Punday, Daniel. Narrative Bodies: Toward a Corporeal Narratology. New York: Palgrave MacMillan, 2003. Print.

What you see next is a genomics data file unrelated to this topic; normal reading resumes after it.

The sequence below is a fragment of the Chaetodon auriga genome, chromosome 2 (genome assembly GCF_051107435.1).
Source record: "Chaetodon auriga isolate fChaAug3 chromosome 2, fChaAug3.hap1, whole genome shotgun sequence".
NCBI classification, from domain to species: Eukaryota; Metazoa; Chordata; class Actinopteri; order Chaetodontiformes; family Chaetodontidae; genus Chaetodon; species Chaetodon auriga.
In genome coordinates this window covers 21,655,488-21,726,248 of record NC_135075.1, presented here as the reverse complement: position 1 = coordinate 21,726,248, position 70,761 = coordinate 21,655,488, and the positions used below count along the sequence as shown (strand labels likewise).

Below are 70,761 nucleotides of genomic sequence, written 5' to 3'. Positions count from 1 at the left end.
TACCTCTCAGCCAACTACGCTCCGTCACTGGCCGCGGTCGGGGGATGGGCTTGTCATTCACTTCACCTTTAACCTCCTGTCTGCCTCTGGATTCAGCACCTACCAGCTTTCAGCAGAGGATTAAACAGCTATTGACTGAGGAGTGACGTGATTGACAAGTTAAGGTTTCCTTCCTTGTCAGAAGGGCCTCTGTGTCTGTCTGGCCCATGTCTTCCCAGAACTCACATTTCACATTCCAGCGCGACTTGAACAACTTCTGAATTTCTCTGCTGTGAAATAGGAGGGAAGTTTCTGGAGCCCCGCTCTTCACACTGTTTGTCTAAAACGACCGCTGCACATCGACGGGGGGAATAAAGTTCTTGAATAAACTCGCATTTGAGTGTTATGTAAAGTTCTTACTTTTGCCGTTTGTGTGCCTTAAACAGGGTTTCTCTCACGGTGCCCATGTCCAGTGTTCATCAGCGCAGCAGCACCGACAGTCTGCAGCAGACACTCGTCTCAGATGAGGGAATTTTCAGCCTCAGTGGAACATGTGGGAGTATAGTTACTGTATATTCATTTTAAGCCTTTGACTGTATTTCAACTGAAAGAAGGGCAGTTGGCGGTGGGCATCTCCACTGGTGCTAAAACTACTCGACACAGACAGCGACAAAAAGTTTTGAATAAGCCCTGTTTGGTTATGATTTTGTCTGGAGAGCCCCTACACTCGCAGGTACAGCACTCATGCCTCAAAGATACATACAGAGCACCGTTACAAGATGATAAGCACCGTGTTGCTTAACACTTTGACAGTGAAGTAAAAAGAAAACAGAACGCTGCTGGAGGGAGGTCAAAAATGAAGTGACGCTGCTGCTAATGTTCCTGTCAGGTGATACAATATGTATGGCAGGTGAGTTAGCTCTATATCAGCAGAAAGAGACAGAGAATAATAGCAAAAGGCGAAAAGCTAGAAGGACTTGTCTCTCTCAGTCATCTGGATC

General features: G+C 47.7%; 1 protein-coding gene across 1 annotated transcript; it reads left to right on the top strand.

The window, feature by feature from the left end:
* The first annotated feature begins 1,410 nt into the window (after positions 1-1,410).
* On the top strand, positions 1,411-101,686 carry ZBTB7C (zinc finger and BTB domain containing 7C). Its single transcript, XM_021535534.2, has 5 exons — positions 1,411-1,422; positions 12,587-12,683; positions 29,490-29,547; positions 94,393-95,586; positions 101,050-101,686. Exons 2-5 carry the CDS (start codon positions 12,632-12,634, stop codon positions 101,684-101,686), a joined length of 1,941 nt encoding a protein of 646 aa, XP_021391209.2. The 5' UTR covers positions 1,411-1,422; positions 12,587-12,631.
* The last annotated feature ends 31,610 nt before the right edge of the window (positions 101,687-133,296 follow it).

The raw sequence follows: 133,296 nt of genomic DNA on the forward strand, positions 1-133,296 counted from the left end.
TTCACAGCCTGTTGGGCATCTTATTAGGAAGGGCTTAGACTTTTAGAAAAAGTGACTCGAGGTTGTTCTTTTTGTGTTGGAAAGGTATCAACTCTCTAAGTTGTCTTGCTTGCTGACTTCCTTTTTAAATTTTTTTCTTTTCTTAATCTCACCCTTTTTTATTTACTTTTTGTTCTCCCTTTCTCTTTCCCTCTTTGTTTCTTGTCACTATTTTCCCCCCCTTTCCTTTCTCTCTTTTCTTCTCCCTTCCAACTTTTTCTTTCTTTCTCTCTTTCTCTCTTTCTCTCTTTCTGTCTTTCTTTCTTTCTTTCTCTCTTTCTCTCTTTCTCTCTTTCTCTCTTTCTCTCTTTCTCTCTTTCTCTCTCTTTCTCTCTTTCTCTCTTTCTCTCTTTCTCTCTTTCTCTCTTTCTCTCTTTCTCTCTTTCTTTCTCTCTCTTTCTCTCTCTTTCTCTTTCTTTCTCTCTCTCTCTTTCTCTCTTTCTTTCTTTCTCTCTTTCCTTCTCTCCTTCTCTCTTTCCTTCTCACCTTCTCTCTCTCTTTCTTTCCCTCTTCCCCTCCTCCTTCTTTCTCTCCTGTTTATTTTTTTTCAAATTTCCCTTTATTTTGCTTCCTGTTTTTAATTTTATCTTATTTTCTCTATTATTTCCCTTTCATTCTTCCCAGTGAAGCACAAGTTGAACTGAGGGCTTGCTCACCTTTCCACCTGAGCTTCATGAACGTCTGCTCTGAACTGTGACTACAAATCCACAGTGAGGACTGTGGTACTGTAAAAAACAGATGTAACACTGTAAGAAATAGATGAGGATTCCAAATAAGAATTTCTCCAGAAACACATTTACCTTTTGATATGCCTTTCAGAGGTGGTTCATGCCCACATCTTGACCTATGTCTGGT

In Narrative Bodies: Toward a Corporeal Narratology, Daniel Punday argues that the way we currently understand and use narratology is inseparably linked to modern conceptions of the body that originate in the Renaissance and continue today. In Chapter 1, Punday suggest that just as embryology struggled against the concept of a single source for fetal identity in the 18th century, narrative also struggle “toward a definition of the hypothetical identity that likewise was organized around a combination of real and imagined events” (11). In other words, Punday believes that the ability to conceive of narratives as capable of creating fiction worlds is dependent on a specific human biological identity that emerged in the 18th century and that, as such, applying concepts of narratology to texts written before that time reveal anachronisms. In Chapter 2, Punday analyzes how the body is used to craft character in narratives. For a body to be a meaningful object with character in a narrative, Punday argues that body must be distinguished from other objects, must be sorted into types, must be defined in relation to the world outside it, and must be granted a degree of embodiment. Additionally in Chapter 2, Punday provides a metaphor of the body that works to link reader and text. Punday states, “our encounter with texts is always mediated by the corporeality of bodies, which provides an inevitable model for textual hermeneutics” (12). In Chapter 3, Punday examines the duality of the body in regard to plot by arguing that while the body represents brute physical events it also provides the order that the narrative gives to events. Punday goes on to state that this duality is a way of thinking about the differences between interior consciousness and external actions. For Punday the difference is, importantly, a temporal one as there is a temporal distention between body and mind. Punday states, “I argue that we can read the transformation of the convention narrative patterns into modernist studies of consciousness as a shift in the role given to the unruly body within thinking about narrative events. This transformation of the unruly body from raw material to vehicle for desire into the outside world to which the mind responds occurs whenever modern and contemporary thinkers describe the relationship between the individual and the world” (13). Next, in Chapter 4, Punday discusses the body in relation to space and setting. Punday notes that setting are always references as places to which characters (and thus character bodies) can go either physically, imaginatively, or perceptually. This quality, Punday argues, allows for a kinetic theory of narrative based “on the instability of space as the constant movement of time. Just as the body in narrative temporality challenges patterns and creates ‘distention’ within the story, so too the body is what makes setting unstable and forces constant movement” (14). Given this, Punday suggests narrative might be better thought of as a matter of spatial movement rather than temporal change. Finally, in Chapter 5, examines narrative authority. Punday observes that authority in narrative is established by manipulating embodiment wherein central characters are disembodied and peripheral characters are more embodied. The disembodied protagonist is, as a result, easier for the reader to identify with. Punday states, “authority is a matter of negotiating the embodiment of characters. The central issue of embodiment reflects the fundamentally corporeal nature of narrative. Narrative is corporeal not simply because it needs to use character bodies as a natural part of the stories that it tells, but also because the very ways in which we think about narrative reflect the paradoxes of the body – it’s ability to give rise to and resist pattern, its position in the world and outside of it, and so on.” (15).